The question is, what are those programs we need to invest in to make sure children have what they need to be successful? —Terry Haven, deputy director of Voices for Utah Children
SALT LAKE CITY — Child poverty is on the rise in Utah, a trend child advocates say drives down many other measures of child well-being.
According to the latest KIDS COUNT report, nearly 378,000 Utahns lived below the federal poverty level in 2011, with more than 140,000 of them children under age 18.
"Poverty affects everything else we look at. It's a huge 'uh-oh' moment," said Terry Haven, deputy director of Voices for Utah Children.
According to the report, 16.2 percent of the state's children lived in poverty in 2011, up from 13 percent in 2010.
The increase, Haven said, is largely due to the sputtering national economy. The percentage of children living in poverty exceeded 18 percent in Salt Lake County.
Meanwhile, the percentage of women who receive prenatal care has remained about 78 percent the past five years. Infant mortality rates and the percent of low birth weight babies born to Utah mothers have not changed substantially, either, the report said.
"We are seeing improvement in the teen pregnancy rate, which mirrors what is going on nationally," Haven said.
In Salt Lake County, the teen birth rate was 19.2 per 1,000 teenage girls, according to the report, which is based on 2011 data.
Haven said the intent of the report is to provide factual, longitudinal data to policymakers who oversee the funding of programs for children and families.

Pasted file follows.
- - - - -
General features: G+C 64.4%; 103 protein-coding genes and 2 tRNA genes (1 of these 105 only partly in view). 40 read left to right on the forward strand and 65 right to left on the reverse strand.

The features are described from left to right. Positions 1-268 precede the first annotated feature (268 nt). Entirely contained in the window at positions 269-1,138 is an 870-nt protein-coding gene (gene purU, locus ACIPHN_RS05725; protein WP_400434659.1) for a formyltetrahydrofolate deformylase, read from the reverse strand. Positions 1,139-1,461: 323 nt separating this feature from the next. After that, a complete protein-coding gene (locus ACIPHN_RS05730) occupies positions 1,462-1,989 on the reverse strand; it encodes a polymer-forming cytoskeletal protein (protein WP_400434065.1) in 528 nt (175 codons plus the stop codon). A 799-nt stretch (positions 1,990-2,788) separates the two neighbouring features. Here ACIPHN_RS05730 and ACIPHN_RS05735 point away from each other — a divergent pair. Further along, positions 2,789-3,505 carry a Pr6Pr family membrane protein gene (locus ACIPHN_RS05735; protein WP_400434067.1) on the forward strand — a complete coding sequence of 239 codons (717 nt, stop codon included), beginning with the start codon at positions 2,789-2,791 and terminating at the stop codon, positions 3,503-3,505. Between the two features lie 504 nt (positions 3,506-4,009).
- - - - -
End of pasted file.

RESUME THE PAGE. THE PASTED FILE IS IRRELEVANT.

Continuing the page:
The Salt Lake-based child advocacy organization has vigorously lobbied the state lawmakers to fund high-quality preschool for at-risk children statewide, she said.
Many children who enroll in Granite School District's high-quality preschool program speak no English, she said. By the end of third grade, children who have completed the program perform on par in math and English with peers not affected by poverty, according to Utah State University research.
"That's a no-brainer," Haven said.
While many policy decisions in Utah are driven by finances, others boil down to political will, she said.
"The question is, what are those programs we need to invest in to make sure children have what they need to be successful?"
For the first time, the annual report included statistics on intergenerational poverty. According to the report, 14,157 adults lived in intergenerational poverty in Salt Lake County in 2010.
Two years ago, the Utah Legislature passed a bill requiring the state Department of Workforce Services to prepare a report on intergenerational poverty. That information will be reported to lawmakers annually.
Beginning in May, a commission composed of five state department heads and one nonvoting member will start meeting to develop policy recommendations to end intergenerational poverty in Utah. Lawmakers passed a bill during the 2013 general session creating the commission, which will be advised by a community stakeholder committee.
Haven said the Annie E. Casey Foundation, which funds the annual KIDS COUNT reports, has given Voices for Utah Children additional funding to continue its work tracking intergenerational poverty.
Marjorie Cortez is a veteran journalist who covers immigration, poverty and other human services issues for the Deseret News and KSL. She has reported for news organizations in Colorado and Utah since 1983, the last 24 years at the Deseret News.